Programs and Research Projects
Coordinator for the undergraduate program in Health and Human Performance which includes students interested in the options of Exercise Science, Pre-Physical Therapy, and Kinesiology.
Coordinator for graduate students interested in applied field of Exercise Physiology.
Seasonal testing of the Bridger Ski Foundation (BSF) junior (15+ years and older) and sub-elite cross country skiers. Skiers are tested 2-3 times each year corresponding to the end of the race season (April), end of Summer (August), and pre-snow training (early November). Testing of 10-15 athletes includes a ski-specific treadmill test (ski striding while using poles with rubber tips) to measure VO2max, lactate or ventilatory threshold, as well as tests of upper body power using a test validated in our lab.
Contracted Lab Testing: Our lab also performs fitness testing for groups upon request and availability of the lab. For example, we performed fitness testing for the Bozeman city firefighters for several years that included VO2max testing with 12-lead ECG, 30j-sec Wingate testing, as well as various tests of upper and lower body muscular strength. We have also done some product testing at the request of various companies.
Areas of Interest
Algorithms for indirectly assessing domains of free-living energy expenditure (i.e. activity intensity, frequency, duration, as well as minute-by-minute rate of energy expenditure) using electronic physical activity monitors. We are currently working with several groups around the U.S. to analyze the activity monitor data resulting from NIH funded physical activity interventions. To see an example of the types of monitors used by our lab, take a look at the Actical activity monitors, Actiheart monitors, as well as the VitalSense monitors developed by the Mini Mitter Co. at: http://www.minimitter.com
Use of electronic monitoring devices in free-living settings to assess determinants of work performance and energy expenditure. Specifically, this methodology has been used to assess energy expenditure in Hot Shot wildland firefighters.
Physiological and biomechanical determinants of elite endurance performance (e.g. bicycling, running, cross-country skiing,...).
Body mass scaling (i.e., allometric scaling) of physiological parameters and human performance. This area of research asks the question, “How does individual differences in body size determine or explain individual differences in resting physiology (e.g., BMR), anthropometrics (e.g., limb lengths relative to body height and mass, body density), the energetics of locomotion (e.g., economy), maximal physiological parameters (e.g., VO2max), and even physical performance (e.g., 1-mile run time, 40 km cycling time-trial).”
Recently Completed Research Projects
- NIH Funded Physical Activity Interventions. Dr Heil is involved as a collaborator in two studies recently awarded NIH funding to implement physical activity interventions in high risk groups. One study will evaluate the efficacy of using local church involvement as a mechanism for adherence to physical activity programs. The other study will evaluate the ability of a physical activity intervention to prevent overweight people from crossing the line into the obese category.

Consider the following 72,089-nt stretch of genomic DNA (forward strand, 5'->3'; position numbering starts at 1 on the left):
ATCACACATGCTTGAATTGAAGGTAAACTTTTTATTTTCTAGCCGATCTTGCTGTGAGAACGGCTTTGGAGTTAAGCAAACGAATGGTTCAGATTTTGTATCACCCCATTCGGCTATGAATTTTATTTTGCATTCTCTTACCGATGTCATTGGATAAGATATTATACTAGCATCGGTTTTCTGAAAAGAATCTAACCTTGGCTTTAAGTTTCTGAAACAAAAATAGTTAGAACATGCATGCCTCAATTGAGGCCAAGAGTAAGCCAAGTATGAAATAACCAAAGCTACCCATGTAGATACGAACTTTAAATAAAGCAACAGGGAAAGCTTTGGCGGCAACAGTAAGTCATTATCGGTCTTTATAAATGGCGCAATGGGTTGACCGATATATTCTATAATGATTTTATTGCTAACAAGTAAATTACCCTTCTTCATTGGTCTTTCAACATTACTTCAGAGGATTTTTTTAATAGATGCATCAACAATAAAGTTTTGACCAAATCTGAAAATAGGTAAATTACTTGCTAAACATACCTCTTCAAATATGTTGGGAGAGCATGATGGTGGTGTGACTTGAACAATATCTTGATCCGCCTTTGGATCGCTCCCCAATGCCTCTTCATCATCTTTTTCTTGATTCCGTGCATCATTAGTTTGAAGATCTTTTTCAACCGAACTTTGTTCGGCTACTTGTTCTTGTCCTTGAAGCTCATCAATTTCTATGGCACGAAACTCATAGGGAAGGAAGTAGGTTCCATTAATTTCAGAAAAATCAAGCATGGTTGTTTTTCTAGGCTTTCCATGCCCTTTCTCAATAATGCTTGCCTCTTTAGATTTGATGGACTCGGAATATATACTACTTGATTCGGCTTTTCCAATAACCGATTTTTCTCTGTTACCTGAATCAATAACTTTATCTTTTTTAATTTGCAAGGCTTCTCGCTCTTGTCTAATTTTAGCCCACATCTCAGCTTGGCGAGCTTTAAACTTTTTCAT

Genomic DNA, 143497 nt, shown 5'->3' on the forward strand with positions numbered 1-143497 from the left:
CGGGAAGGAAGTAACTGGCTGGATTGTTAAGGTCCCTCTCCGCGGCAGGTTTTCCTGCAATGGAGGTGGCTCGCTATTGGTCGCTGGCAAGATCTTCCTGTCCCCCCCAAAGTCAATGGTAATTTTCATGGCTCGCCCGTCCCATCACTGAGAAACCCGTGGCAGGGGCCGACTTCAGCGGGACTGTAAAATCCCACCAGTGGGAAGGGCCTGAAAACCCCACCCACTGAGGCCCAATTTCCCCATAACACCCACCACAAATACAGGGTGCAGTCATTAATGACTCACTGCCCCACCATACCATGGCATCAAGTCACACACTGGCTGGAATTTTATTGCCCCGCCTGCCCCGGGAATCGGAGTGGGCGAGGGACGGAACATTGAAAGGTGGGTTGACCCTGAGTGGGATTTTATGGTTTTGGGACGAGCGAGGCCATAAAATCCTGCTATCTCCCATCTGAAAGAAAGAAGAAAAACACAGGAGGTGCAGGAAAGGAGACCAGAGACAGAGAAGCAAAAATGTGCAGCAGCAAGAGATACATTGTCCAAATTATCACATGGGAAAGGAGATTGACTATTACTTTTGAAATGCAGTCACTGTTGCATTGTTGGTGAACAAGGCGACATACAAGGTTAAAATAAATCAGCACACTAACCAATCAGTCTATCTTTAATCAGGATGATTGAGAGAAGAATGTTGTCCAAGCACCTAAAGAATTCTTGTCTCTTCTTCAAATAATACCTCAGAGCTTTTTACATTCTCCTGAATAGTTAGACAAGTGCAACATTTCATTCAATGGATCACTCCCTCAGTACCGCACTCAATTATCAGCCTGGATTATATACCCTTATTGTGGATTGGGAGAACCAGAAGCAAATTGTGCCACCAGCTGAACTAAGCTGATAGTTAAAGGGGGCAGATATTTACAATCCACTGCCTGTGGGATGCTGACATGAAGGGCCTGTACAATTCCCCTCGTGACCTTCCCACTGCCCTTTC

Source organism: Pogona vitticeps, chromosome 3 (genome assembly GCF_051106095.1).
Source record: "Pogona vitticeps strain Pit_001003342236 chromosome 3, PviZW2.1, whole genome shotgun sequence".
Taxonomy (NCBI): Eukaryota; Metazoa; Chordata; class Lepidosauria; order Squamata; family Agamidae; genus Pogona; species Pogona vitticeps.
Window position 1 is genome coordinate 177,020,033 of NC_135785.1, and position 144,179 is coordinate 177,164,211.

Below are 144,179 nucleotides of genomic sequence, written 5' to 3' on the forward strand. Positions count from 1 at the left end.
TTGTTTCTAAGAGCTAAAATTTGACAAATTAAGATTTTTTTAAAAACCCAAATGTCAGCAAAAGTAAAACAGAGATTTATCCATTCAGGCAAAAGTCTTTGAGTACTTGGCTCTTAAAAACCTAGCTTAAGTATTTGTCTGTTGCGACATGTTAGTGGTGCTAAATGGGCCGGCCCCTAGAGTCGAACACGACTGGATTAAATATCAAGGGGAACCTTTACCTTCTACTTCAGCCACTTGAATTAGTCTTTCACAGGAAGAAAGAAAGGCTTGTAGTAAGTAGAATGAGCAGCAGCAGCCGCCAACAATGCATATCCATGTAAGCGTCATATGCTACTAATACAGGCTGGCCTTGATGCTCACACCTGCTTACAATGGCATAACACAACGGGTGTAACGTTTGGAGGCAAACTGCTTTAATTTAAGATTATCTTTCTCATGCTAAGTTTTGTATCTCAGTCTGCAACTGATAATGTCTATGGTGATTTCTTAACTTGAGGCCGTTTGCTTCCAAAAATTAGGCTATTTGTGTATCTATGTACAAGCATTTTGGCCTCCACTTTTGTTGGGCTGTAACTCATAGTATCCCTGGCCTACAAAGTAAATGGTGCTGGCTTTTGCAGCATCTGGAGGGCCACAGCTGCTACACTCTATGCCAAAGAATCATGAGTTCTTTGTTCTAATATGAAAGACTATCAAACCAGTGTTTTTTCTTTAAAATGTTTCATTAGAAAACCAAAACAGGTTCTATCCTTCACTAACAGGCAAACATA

- Influence of a Nutrition Supplement on Upper Body Power (UBP) in Nordic Skiers. Funded by a Seattle-based company, we found that chronic loading of the supplement Acid Zapper (acidzapper.com) increased UBP in a sec test while decreasing submaximal HR and VO2 and lactate responses.
- Optimal Body Position and Bicycle Design. We recently completed pilot testing to evaluate how hip angle and pelvic tilt changed, if at all, with different combinations of bicycle geometry (i.e., seat-tube and trunk angle) and saddle design. These data were presented at and supported by the Serotta International Cycling Institute, or SICI.
- 2004 Hawaiian Ironman Research Project. Dr. Heil and several graduate students will be traveling to Kona, HI, in the Fall of 2004 to characterize the preferred bicycling positioning of the Ironman triathletes.
- Validation of the Actical Activity Monitor to Predict Energy Expenditure. This 2003-2004 project funded Dr. Heil and several graduate students to derive a series of prediction equations that could be applied to raw activity monitor data for transformation into units of METs or activity energy expenditure (AEE). Separate equations were derived for monitors placed on the wrist, hip, or ankle in both adults and children.
- Pedometer Longevity Project. This 2003-2004 project funded Dr. Heil and several graduate and undergraduate students evaluate how quickly different brands of pedometers would last during normal field use and remain accurate.
- Influence of Race (Native American vs. Caucasian), gender, and physical activity on the prevalence of eating disorders symptoms. Dr. Heil assisted Dr. Wes Lynch (Dept. of Psychology, MSU) in this NIMH funded project that involved extensive questionnaire evaluations and photographic analyses of middle and high school kids in Billings and Hardin school districts (both are in eastern Montana).